Eugene Volokh points out that the CT Supreme Court effectively codified tools like collapsible batons and double-edged dirks under the umbrella of the 2a.
For those of you unfamiliar with Prof. Eugene Volokh, he is a UCLA law professor, former purveyor of the blog Volokh Conspiracy, and now a regular columnist for the Washington Post. He writes and teaches from a right-libertarian perspective, focusing mainly on legal issues. The Blogfather frequently links to Volokh for interpretation of Supreme Court and other cases of Constitutional concern due to the clear and concise way he breaks down the legalese into understandable chunks.
I was secretly hoping that Instapundit would link to my post yesterday but I can hardly complain when an expert like Professor Volokh writes the piece that I wish I were capable of writing. I know that I did a pretty decent job of hitting the highlights, for a lay-person anyway. However, Volokh has excerpted a couple of relevant sections of the ruling which support the two issues that have the greatest relevance to knives and the Second Amendment. I will break down his piece below the jump, or you can read the whole thing.
A Connecticut court has thrown out the conviction of Jason DeCiccio, a former Army Medic who was due to serve 15 months in prison for the possession of “illegal” knives and a police baton. The problem arose when Mr. DeCiccio was involved in a traffic accident while moving from Connecticut to Massachusetts to take a job working for the V.A.
In the course of investigating the accident, police discovered DeCiccio’s collection of swords and knives, which were legal for one to possess in their home, but not in public. A State jury found DeCiccio guilty of two counts of illegal weapons possession, but a unanimous ruling from the CT Supreme Court overturned this verdict. According to the court, the CT statute prohibiting possession in a vehicle was a violation of the second amendment because it prevented the legal transport of the items between legal residences.
According to his lawyer, the decision came too late to save DeCiccio’s job. He lost it as a result of the legal case.
Let’s say, due to circumstances beyond your control, you are only able to keep one knife from your collection. What would it be? Would it be your EDC? Or, perhaps the knife you choose would be an antique or something that is no longer made and could not be replaced. Maybe you would choose something for sentimental reasons.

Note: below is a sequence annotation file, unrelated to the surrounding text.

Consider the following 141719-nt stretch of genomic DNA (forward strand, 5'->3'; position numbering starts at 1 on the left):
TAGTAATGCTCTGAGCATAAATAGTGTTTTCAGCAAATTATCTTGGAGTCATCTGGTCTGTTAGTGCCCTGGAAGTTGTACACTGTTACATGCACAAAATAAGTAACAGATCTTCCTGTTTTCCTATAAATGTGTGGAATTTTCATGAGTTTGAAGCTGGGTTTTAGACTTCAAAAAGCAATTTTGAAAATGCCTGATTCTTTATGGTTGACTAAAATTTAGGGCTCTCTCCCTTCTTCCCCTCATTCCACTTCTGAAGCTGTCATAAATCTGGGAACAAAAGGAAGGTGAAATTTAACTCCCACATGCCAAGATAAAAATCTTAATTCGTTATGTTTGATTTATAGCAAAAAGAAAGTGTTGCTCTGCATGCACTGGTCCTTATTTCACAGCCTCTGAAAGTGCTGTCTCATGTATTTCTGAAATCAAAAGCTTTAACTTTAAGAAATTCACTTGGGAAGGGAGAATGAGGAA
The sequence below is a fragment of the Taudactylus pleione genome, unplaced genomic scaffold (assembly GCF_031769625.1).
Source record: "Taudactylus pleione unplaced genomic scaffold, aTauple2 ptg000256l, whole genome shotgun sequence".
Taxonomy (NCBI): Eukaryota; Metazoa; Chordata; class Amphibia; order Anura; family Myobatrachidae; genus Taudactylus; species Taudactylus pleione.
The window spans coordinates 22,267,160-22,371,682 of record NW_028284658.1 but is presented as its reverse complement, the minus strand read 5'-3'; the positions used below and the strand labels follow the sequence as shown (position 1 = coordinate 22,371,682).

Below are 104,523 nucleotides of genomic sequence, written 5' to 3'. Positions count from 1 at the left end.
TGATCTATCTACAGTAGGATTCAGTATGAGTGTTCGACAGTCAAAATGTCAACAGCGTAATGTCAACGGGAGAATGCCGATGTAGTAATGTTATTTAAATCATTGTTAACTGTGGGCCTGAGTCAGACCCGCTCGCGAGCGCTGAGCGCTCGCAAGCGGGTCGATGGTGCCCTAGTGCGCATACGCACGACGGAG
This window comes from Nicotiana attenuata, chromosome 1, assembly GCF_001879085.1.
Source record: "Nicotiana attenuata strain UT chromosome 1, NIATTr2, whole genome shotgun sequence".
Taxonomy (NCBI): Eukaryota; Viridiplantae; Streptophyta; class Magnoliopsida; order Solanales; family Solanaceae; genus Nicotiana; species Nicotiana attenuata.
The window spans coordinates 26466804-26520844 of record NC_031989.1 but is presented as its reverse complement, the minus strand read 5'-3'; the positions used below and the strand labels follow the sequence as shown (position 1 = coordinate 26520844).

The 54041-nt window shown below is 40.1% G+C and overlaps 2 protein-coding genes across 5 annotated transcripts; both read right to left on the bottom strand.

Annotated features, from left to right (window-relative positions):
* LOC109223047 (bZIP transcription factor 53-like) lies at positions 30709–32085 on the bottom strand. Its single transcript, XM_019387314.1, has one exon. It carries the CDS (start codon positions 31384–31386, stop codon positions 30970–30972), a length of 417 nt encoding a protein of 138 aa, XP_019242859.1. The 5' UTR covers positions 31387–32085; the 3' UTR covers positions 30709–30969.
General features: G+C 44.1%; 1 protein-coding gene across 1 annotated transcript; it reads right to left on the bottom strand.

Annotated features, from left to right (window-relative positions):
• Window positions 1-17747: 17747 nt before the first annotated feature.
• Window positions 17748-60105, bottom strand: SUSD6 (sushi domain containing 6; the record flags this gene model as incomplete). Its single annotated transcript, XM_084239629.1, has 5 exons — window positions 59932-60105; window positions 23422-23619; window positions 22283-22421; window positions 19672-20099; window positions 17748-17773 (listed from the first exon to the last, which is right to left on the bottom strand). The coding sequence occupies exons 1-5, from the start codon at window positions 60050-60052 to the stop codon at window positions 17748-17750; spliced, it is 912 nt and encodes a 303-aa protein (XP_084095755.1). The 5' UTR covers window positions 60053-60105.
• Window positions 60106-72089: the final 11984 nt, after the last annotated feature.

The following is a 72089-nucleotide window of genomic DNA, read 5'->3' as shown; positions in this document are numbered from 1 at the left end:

My choice would be a sentimental one–my Camillus Official BSA Whittler, given to me by my father, was my first “real” knife as a child. My father also carried a Camillus Whittler as a Boy Scout, a black handled example that he still uses to this day. Mine is the one knife I will never part with, as there is no way to replace the history wrapped up in it’s jigged faux-bone scales. Not to mention the fact that there is no longer a factory in Camillus, NY that is making knives. Continue reading
Here at TTAK, we go out of our way to name and shame the hoplophobic school administrators or city officials who clutch their pearls and get weak kneed at the thought that their students can be trusted with pointy tools. We believe that carrying of a pocketknife is a fundamental right of passage and symbol of responsibility for children, and that a student should never be disciplined for the simple possession of a tool. Others disagree and believe the very notion of a pocketknife is anachronistic.
However there are those who act irresponsibly, and while it is our contention that if a person is going to break the social contract it matters not what tool they chose to use, the fact that their tool of choice was a knife hurts our cause. A 14 year old student in Henderson, KY chose to threaten a female classmate with a balisong.
I was fortunate enough to meet L.T. Wright at a local gun show recently. As one half of the partnership that was Blind Horse Knives, his reputation for producing a quality, handmade blade is well established. Now he heads up his own company, L.T. Wright Handcrafted Knives, and the blades he had at his booth lived up to everything I have come to expect from the Blind Horse products I have owned and handled in the past.
L.T. was kind enough to send along a GNS model for us to review, and right out of the box I was immediately impressed with the knife’s solidity and the supremely comfortable handles. Continue reading
The Shun Higo No Kami steak knife is a modern interpretation of an ancient classic.
When TTAK first started, Chris compared his explorations beyond the surface world of knives to “diving down rabbit holes”. In my piece on the Boker War Toad, I first began my exploration of friction folders, and since then I keep coming across examples of this class of knife that bear further mention.
My first exposure to friction folders was Chris’s excellent “Know your Knives” piece on the Higo No Kami. (or Higo Nokami, or simply Higo for our purposes here). This traditional Japanese folder features an extended tang which is grasped against the knife’s handle serving to hold the knife open. I just learned of this modern example by Shun, a personal steak knife.
I have several pieces started, and nothing ready to go.
I have several pieces started at the moment, but nothing I am going to get finished tonight. One of our readers, Sam, sends me lots of leads and tips, something for which I am truly grateful. Sometimes I use them, sometimes I don’t, but it is always appreciated. He sent me this last week as knives are not often mentioned in the comics.
To see more of cartoonist Dan Thompson’s work, check out the Brevity website.